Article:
and dynamic, compared to the broader and more diverse CCYM.  Despite a career that placed her at the forefront of some of the major
struggles in Canadian labour history, Eileen Tallman (later Sufrin) felt
that ‘‘the years in the Ontario CCYM were the most stimulating in my
life.’’ Its diversity spoke to the breadth of the new CCYM’s appeal.
Some, despite their age, had considerable experience. Twenty-one year-old
Felix Lazarus had been a socialist for six years, worked as
a YPSL organizer in the United States, participated in the important
Toledo Auto-Lite strike, and became active in Ontario Labour Party
circles. Irish-born Eamon Park had working-class roots and found
work in the meatpacking industry, while twenty-three-year-old Bill
Grant was a second-year law student at Toronto’s Osgoode Hall. 

The initial CCYM adopted some of the characteristics of earlier socialists,
particularly around the importance of political education. ‘‘Pretty
stiff ’’ classes and tests were developed; as the CCYM provincial executive
commented, ‘‘Only in the hands of a highly trained nuclei can be
placed the duty of building a mass organization of Socialist Youth in
Ontario.’’ Eileen Sufrin remembers that one of her first assignments
in the CCYM was a talk on the life of Lenin: ‘‘From the start, the study
of Marx, Lenin, Trotsky and the various European influences formed
a background which we felt impelled to explore and to use in measuring
the ideological worth of the new left-wing political movements in
Canada.’’ CCYMers compared themselves favourably in this regard to
the adult organization, which they considered ‘‘lax’’ in studying the
‘‘fundamentals of socialism.’’ The lack of confidence, in fact, went
both directions. Graham Spry expressly opined that ‘‘elders agreed’’
that youth were ‘‘inclined to be impatient and impulsive’’ and expressed
relief that the age limit of the CCYM was set at thirty-five, allowing for

sufficient ‘‘level-headedness … to keep the impetuosity of the younger
iconoclasts at an even keel.’’

Both this enthusiasm for knowledge and a measure of adult suspicion
were apparent in the Manitoba CCYM as well. Declaring, ‘‘Youth
today is in grave danger of moral corruption through the inherent
evils of our present state of society’’ and pointing to the difficulties of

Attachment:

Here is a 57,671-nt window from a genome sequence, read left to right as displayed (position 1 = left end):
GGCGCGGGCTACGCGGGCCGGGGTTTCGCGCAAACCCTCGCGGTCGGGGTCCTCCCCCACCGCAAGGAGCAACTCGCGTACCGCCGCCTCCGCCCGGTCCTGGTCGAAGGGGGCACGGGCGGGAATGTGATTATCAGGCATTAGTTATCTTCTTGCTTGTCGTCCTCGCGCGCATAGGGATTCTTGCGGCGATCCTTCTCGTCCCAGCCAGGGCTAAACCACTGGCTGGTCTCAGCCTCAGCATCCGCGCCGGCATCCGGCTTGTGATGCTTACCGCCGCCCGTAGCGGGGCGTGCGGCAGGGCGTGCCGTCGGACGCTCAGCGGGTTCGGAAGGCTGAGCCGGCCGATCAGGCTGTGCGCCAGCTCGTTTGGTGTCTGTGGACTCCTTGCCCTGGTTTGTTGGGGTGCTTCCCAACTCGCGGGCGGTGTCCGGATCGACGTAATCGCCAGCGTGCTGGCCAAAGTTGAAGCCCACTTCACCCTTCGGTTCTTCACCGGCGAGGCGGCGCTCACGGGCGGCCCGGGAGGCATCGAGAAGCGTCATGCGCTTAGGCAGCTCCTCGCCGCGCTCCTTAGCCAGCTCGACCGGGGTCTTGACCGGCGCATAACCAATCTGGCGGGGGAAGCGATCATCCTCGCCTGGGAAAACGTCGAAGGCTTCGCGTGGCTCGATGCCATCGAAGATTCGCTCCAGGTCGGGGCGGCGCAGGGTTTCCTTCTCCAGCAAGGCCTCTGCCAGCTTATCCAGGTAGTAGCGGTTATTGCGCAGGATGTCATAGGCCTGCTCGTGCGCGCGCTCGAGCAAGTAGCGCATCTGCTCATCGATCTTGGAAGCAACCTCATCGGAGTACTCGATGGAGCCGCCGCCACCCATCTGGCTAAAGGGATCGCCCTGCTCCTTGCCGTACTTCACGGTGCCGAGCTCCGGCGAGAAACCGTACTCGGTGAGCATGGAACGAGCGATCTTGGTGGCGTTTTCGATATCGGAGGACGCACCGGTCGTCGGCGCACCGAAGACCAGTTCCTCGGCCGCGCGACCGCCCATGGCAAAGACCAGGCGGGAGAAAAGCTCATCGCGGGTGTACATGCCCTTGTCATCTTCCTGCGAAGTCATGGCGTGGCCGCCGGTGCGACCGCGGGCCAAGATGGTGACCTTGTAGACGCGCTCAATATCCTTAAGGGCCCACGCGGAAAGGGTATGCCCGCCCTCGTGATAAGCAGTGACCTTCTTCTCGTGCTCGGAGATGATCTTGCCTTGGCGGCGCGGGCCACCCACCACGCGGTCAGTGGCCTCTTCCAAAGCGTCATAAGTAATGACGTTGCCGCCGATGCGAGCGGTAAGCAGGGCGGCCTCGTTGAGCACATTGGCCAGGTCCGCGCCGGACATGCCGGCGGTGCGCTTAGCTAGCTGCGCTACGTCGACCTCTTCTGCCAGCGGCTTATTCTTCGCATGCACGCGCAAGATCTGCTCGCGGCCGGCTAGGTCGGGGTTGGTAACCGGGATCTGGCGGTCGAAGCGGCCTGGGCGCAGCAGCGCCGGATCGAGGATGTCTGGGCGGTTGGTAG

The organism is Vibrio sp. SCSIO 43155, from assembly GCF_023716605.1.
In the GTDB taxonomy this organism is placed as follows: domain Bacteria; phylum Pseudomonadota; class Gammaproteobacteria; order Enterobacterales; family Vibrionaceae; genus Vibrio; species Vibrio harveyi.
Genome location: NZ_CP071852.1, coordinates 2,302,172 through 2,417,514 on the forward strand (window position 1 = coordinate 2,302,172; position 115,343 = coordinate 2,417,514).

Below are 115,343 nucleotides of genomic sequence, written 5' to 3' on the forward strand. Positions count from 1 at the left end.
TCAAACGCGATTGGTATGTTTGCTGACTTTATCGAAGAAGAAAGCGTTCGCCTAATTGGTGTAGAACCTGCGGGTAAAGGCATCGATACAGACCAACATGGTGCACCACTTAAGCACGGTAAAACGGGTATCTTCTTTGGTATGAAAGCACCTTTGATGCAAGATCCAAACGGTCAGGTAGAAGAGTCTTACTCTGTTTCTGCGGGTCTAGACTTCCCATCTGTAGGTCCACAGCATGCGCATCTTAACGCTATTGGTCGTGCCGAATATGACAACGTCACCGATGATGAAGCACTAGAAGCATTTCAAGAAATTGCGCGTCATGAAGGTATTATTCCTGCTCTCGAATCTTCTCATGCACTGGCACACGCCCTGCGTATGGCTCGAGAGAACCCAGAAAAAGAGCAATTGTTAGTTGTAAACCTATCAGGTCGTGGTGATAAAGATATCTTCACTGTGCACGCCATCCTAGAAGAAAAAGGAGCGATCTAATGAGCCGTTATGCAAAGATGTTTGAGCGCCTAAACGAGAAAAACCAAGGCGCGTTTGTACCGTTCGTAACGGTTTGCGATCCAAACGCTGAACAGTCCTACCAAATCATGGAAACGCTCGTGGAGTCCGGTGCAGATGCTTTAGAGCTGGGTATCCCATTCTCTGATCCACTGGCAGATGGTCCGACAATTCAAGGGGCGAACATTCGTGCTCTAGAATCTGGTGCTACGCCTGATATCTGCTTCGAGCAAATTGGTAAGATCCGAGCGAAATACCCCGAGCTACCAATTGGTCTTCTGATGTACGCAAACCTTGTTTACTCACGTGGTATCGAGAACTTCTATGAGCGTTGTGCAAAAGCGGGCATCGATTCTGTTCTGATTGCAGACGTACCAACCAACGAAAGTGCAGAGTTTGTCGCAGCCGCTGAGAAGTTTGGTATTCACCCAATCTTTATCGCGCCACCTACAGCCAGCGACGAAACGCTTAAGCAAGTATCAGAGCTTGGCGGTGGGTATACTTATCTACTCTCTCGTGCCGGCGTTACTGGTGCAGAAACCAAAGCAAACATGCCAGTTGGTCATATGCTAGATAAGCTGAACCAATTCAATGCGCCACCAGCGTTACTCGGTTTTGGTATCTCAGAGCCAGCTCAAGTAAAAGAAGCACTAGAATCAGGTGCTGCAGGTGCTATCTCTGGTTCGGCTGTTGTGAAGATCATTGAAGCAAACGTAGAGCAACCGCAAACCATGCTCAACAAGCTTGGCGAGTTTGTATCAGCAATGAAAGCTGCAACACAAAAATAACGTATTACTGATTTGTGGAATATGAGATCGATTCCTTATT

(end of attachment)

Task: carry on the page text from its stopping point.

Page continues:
even contemplating marriage under existing conditions, leading to ‘‘a
perversion of the fundamental laws of nature,’’ the CCYM put a leftist
spin on broader social panics about the condition of the nation’s
youth. The solution for the CCF youth was to ‘‘‘do our part’ to equip
ourselves mentally and physically to take an intelligent part in the
new co-operative society.’’

From the outset, then, CCYM activities revolved around education
and recreation. Annual summer schools emerged across the country,
combining study and healthy relaxation in equal measure. A week of
the well-established, decade-old summer school (originally in Summerland
but, under the auspices of the CCF since 1934, moved to Salt
Spring Island), was dedicated specifically for the youth. The Winnipeg
CCYM held their summer school just west of the city in Headingley;
the cost was seventy-five cents for the week. Although they appealed
to a youth increasingly familiar with summer camps, their experience
would not be a putative escape from modernism, but an indulgence in
the modernist pursuits of politics and organized sport. In Toronto,
the CCYM organized athletic and health clubs as well as bowling, and
played baseball and hockey. In Hamilton, as elsewhere, they produced
radical plays. The Edmonton CCYM orchestra was a staple at CCF rallies. In a few cases, as in North Toronto, CCYM branches sought to
build community centres ‘‘in which young people can make themselves
at home, have the use of a library, organize their own social
affairs, attend education and study classes conducted by persons
versed on various subjects of current importance [and] take part in
cultural activities such as Art and Dramatics.’’ A significant consequence
of the focus on education and recreation in the CCYM is,
perhaps, a less clearly demarcated gender division of labour. Within
the CCF itself, as Joan Sangster notes, these were areas of growing
women’s activity and, one might add, ones of declining importance as
the federation became more focused on electoral activity. But education
and related activities were the lifeblood of the CCYM and involved
all members, although we know little about the ways in which organizational
tasks may have, or may not have, been shared. 

Across the country, debate and discussion rang through CCYM halls.
New members quickly fell into a world where the nature of the Soviet
Union, the threat of fascism in Canada, whether FDR’s New Deal posed
promises or dangers to workers, how to respond to events in Spain,
and many other issues were hotly contested. These were exciting and